2007/2008 University of Kent

Decision-making in the EU

PO 885

SCHNEIDER Frederick

fs66@kent.ac.uk

Second Essay, 3846 words

How influential is the European Parliament in EU decision making?

The European Parliament has changed substantially since its creation. When it was created in 1952, it was only a controlling assembly composed by representatives of different national parliaments. With the direct election of Members of European Parliament (MEPs) which started in 1979 and the strengthening of the importance of affairs dealt with by the EU, the change of its function was ineluctable.

Many argued that there was a democratic deficit within the European Union (EU). As the European Parliament (EP) started to be elected by the citizens, more and more politicians started to argue that the democratic legitimacy of the EU manifested itself within this institution. Therefore, the powers of the EP have been strengthened.

Even before 1979, the EP was seen as the most democratic institution of the EU. Its empowerment began with the ratification of the Treaty of Rome. In article 137 of the treaty it is stated that the EP has a control and deliberation power. Article 138 also adds that the EP also has an initiative right, whilst article 142 speaks about a self-organisation right. Treaties signed on the 21st of April 1970 and on the 22nd of 1975 give supplementarily budgetary powers to the EP. The Single European Act provided it decision powers.

However the decisive step was made when the Maastricht Treaty came into effect in 1993. This treaty removes the artificial distinction between control and deliberation power (they include both deliberation and decision). New article 137 speaks about legislative, budgetary, external relations, nomination and consultative powers. The co-decision procedure is the main new provision of this treaty strengthening the EP. The Amsterdam Treaty enlarges the applicability of the co-decision procedure.

So, how influential is the EP now? Can we say that it moved from a symbolic institution which had mainly consultative power to a powerful body to be considered equal to the European Council and the European Commission? What is the black letter rule and are its implications?

We will first see what the theoretical powers which can be used by the EP are. We will then analyse the informal legislative power of the EP. We will show that the influence of the EP is not equal all the time and try to examine when the EP is more influential. We will conclude speaking about the EP influence and the legitimacy of EU actions.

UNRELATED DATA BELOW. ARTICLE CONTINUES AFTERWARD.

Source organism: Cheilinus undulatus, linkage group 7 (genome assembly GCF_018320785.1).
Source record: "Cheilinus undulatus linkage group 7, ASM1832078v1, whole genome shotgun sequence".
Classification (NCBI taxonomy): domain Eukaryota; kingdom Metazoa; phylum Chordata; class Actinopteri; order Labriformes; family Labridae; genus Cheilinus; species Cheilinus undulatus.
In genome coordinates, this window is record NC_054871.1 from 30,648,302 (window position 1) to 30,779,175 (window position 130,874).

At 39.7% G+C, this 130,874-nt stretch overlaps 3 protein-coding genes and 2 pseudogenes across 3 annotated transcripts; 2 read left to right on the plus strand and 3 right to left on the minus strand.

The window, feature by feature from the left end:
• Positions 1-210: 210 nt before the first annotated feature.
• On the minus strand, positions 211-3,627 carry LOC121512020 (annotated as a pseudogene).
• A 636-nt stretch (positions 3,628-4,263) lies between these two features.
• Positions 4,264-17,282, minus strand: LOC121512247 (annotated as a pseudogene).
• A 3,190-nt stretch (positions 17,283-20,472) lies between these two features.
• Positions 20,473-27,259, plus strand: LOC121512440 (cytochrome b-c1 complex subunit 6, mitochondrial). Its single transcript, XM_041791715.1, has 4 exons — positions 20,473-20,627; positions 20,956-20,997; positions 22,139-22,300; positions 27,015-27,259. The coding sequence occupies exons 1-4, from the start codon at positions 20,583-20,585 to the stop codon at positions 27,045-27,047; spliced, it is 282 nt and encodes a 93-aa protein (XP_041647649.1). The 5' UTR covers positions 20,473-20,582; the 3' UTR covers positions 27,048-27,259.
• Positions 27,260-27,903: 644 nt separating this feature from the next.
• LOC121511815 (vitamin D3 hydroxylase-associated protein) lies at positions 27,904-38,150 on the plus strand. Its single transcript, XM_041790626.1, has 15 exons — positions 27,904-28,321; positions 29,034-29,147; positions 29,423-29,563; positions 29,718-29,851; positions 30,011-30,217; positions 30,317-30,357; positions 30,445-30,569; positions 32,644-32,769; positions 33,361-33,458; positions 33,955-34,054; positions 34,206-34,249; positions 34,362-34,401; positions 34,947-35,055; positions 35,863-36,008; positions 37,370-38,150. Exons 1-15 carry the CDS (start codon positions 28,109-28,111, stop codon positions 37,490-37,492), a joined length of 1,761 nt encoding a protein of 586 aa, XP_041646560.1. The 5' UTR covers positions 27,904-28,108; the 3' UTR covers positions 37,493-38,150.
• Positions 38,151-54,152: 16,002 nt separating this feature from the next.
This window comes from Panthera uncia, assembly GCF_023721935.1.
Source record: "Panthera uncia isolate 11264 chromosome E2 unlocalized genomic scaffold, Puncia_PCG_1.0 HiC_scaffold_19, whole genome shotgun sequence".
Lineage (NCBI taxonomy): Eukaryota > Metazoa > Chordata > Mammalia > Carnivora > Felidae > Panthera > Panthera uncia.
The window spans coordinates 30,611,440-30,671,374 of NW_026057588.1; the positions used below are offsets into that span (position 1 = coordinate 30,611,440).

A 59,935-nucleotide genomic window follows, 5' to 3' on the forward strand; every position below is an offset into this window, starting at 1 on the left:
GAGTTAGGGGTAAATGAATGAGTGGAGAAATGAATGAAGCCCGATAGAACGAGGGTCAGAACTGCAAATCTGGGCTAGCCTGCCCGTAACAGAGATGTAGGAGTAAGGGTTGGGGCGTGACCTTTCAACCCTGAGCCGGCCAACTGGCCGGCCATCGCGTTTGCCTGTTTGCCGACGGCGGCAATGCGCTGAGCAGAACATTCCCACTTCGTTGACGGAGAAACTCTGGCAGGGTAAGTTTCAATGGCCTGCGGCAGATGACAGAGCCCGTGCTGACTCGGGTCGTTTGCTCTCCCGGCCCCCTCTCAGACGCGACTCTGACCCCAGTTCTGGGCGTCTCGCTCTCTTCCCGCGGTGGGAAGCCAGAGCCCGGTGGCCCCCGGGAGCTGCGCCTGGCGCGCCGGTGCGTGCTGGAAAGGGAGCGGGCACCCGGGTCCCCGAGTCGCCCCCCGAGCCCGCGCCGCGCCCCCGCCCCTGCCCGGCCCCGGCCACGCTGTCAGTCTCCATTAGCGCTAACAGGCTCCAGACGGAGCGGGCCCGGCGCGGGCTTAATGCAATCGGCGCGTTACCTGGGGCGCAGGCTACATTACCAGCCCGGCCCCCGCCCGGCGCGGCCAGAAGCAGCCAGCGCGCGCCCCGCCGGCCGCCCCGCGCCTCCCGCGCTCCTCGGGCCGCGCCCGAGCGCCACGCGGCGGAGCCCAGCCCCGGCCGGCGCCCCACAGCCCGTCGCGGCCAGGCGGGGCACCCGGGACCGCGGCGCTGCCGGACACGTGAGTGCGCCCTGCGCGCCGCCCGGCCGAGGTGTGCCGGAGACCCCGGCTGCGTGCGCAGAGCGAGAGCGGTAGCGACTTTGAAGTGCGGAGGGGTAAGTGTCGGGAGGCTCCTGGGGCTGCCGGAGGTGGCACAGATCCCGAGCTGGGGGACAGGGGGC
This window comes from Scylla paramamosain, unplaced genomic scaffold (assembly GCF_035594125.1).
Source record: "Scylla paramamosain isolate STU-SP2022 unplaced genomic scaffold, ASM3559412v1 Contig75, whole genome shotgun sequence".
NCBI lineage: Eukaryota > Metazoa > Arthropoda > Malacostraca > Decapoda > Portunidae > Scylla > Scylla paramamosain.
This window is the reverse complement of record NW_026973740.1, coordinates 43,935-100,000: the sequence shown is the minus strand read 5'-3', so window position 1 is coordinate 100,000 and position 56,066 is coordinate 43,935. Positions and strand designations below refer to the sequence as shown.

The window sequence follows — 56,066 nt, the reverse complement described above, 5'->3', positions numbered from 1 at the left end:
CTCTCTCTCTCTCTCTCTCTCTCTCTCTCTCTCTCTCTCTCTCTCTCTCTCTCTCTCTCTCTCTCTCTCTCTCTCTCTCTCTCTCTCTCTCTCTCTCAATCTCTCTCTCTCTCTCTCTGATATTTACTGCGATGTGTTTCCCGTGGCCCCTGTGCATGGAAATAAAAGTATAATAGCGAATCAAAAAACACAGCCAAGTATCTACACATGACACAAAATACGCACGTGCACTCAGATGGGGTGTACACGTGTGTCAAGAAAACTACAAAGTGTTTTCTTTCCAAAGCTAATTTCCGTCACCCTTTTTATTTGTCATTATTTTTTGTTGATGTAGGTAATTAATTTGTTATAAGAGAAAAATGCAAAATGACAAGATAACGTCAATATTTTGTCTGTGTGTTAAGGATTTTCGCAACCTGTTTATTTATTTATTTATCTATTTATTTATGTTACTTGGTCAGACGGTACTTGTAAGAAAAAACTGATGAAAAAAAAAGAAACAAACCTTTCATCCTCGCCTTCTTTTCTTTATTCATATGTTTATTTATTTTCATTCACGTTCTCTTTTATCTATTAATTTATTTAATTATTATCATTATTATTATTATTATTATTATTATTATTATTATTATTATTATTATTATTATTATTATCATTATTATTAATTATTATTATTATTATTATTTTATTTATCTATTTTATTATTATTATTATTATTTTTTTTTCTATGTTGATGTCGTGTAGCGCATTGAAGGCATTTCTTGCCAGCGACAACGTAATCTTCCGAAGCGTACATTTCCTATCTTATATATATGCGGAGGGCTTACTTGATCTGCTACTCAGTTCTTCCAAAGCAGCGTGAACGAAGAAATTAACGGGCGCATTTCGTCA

I) What are the legal weapons that can be used by the European Parliament to influence EU decisions?

There are several different models evaluating EP’s powers. There are procedural theories which can be divided into formal and informal theories. There are also bargaining models. We will not analyse it into details, we will just say that different models should be combined and that formal as well as informal powers should be considered. Starting with formal powers is logical as the pratice cannot be explained without a clear description of the theory.

The European Parliament has a legislative power. There are different procedures through which the EP is involved in the legislative works of the European institutions. The Rome Treaty established the consultation procedure. Much used at the beginning, it became progressively sidelined. The consultation procedure is not precisely defined in the treaty, indeed it is not codified at all. At the beginning, the consultation was virtual: the Council only informed the EP about the legislation it has accepted- the EP made a statement about it but the Council was free to ignore it. Only later, in the late 60s, did the Council decided to inform the EP about why it hasn’t taken into account its input.

Co-operation has been created by the European Single Act. It was supposed to be a strengthening consultation procedure. It is a re-consultation with two readings. This means that if the Council changes substantially its initial proposition, it has to consult the EP one more time. Moreover, it enabled bipolar games with the Commission and with the Council. This procedure can be summarised as a seven-step process. First, the Commission proposes a text. Then, the EP makes its first reading amendment which is followed by the Commission review of this amendment. The Commission can incorporate the amendments it wishes to propose. The Council can adopt this position by qualified majority or modify it by unanimity. The Parliament can amend this new proposal (second reading) and then the Commission chooses to incorporate it or not. The Council makes the final decision. Qualified majority is required to adopt the text and unanimity to amend it. Co-operation concerned one third of the legislation at its creation but it also became sidelined. It has jurisdiction over only some topics related to the Economic and Monetary Union presently, and will disappear soon. But it must be mentioned because it led to co-decision. The amendments proposed by the EP started to be considered seriously by the Council already at the time of co-operation.